We based the paper on two past policies of the Communist Party, namely unemployed organization and rank & file union activity. Meantime, people were visiting us and asking advice such as: "what are we going to do? Our unemployed compensation has run out and we are next door to [being] hungry!" Now THERE was an organizational problem if I ever saw one! I suggested unemployed organization, so that evening a bunch of us met, drew up a preamble to constitution, as well as statement of policy, and a union constitution. We labored at it until morning and came up with the following preamble to the constitution of the "Unemployed Workers of America". We copied this preamble for the most part from the preamble of the once great "Workers Alliance of the dirty thirties".
- Preamble to the Constitution of the Unemployed Workers of America.
- General Policy of the Unemployed Workers of America.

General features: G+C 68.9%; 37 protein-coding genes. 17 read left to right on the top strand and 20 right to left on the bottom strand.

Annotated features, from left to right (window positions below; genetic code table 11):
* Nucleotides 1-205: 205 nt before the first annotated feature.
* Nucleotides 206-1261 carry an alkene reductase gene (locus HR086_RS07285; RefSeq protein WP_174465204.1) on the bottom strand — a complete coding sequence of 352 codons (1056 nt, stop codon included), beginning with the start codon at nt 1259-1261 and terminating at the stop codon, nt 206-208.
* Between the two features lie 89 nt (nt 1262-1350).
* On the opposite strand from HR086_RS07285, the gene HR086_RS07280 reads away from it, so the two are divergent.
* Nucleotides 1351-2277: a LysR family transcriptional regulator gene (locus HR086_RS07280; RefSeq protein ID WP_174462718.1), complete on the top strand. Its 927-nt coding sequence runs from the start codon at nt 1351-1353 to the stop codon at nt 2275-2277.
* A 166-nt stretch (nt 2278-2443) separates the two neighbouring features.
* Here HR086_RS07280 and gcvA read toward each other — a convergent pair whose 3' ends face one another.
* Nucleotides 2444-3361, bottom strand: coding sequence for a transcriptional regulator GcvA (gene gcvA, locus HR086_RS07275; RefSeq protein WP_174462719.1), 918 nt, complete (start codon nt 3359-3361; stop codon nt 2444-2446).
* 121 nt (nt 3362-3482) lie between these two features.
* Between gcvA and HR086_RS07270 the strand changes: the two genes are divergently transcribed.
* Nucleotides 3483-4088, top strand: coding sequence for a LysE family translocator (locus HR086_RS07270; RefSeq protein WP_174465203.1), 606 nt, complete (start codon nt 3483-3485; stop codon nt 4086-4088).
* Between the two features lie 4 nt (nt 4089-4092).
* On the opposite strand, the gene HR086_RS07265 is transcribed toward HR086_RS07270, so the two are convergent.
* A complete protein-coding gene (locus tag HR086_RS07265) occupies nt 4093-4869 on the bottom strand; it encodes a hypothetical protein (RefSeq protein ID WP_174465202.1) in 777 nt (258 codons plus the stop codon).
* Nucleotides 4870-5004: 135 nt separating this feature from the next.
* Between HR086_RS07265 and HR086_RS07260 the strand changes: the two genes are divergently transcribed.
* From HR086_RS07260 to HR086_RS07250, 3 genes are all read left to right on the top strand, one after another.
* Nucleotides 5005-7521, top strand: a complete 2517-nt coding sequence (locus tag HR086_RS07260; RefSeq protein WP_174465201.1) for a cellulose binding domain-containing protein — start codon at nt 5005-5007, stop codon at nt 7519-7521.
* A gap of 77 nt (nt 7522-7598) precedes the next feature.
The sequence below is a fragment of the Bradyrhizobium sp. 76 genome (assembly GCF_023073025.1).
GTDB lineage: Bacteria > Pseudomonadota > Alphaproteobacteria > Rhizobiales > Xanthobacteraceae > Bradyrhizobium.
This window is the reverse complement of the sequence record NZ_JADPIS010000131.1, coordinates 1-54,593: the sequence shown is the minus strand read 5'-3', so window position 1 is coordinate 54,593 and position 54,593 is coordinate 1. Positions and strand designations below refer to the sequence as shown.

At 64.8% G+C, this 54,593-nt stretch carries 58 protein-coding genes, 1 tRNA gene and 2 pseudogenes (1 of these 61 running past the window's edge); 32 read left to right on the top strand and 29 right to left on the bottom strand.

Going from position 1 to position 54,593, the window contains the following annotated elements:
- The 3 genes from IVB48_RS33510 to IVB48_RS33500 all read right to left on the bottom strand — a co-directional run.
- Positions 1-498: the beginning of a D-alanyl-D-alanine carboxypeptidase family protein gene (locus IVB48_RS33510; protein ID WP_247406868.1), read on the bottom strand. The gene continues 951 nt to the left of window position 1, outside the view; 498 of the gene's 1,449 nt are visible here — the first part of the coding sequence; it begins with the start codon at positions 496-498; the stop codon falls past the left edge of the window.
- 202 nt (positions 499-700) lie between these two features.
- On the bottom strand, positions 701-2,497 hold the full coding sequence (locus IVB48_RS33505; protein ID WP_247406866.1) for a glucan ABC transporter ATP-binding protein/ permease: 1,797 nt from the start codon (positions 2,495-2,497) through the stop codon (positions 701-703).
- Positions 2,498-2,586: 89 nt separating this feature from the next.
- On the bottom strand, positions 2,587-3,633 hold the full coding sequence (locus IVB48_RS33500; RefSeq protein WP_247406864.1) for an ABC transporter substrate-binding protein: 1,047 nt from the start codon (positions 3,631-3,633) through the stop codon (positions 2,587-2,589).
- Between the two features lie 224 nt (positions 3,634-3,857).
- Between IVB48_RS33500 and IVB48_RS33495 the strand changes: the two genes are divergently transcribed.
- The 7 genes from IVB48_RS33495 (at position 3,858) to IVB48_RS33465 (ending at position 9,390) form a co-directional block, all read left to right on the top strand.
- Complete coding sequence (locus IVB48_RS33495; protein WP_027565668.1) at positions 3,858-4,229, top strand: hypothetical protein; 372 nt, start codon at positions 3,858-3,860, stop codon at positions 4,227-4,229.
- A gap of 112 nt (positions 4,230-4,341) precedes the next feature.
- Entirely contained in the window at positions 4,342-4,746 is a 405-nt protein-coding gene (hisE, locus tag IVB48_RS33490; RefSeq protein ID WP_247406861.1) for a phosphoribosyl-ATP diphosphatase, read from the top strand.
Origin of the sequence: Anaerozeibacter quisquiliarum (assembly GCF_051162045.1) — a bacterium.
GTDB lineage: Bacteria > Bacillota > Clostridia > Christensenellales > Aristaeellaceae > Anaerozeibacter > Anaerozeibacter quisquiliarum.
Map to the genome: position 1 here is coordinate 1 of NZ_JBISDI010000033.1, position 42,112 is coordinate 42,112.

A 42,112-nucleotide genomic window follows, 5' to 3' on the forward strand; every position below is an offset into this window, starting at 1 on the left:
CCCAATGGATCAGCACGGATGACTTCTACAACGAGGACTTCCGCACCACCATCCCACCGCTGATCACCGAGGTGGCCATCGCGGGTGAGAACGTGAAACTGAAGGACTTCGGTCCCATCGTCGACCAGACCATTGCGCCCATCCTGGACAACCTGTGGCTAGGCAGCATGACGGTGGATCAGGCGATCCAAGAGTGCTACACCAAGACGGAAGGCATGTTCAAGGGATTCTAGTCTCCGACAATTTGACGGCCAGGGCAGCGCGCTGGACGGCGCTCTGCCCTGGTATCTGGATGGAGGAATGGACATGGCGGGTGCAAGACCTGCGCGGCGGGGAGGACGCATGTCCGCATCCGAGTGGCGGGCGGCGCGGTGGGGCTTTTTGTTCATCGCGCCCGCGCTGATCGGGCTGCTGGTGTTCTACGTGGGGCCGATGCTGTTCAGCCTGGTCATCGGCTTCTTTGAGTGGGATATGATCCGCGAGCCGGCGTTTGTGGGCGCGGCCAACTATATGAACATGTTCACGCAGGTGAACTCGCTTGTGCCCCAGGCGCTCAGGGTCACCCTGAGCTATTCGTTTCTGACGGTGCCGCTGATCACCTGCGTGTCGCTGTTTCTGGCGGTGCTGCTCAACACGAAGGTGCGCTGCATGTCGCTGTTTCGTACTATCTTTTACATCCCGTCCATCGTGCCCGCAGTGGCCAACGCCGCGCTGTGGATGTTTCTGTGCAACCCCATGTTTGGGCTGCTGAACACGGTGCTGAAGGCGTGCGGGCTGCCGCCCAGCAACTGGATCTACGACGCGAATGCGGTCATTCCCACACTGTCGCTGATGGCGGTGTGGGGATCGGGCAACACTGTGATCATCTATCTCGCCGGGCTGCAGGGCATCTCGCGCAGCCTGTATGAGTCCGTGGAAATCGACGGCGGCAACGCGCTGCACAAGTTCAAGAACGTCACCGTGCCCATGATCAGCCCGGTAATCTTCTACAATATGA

At the first meeting of the new union we drew up a petition to the welfare set-up in Eureka demanding that they change their policy of "No help to employable people". We secured some 500 signatures and the five man executive board of the union invaded a meeting of the board of county supervisors and presented the petitions to a flabbergasted board. We also demanded that in view of the fact of 30% of the labor force unemployed, that the timber districts be declared. "Distressed Area" so that more surplus food could be sent in by the Federal Government.
The Humboldt Times and Humboldt Standard wanted a copy of our demands for publication, which we gave them. Radio and television were also on hand.
The Supervisors and press were not the only ones that were shook up. The President of the [Humboldt County] Central Labor Council was on hand and he was a worried man! He came running back to the Labor Temple and got his henchmen together and told them, "boys, we simply have GOT to do something about unemployment, like setting up a big community organization, or something on that order, because if we don't, the Commies will take over! They are down at the Supervisors meeting right now with petitions from southern Humboldt County!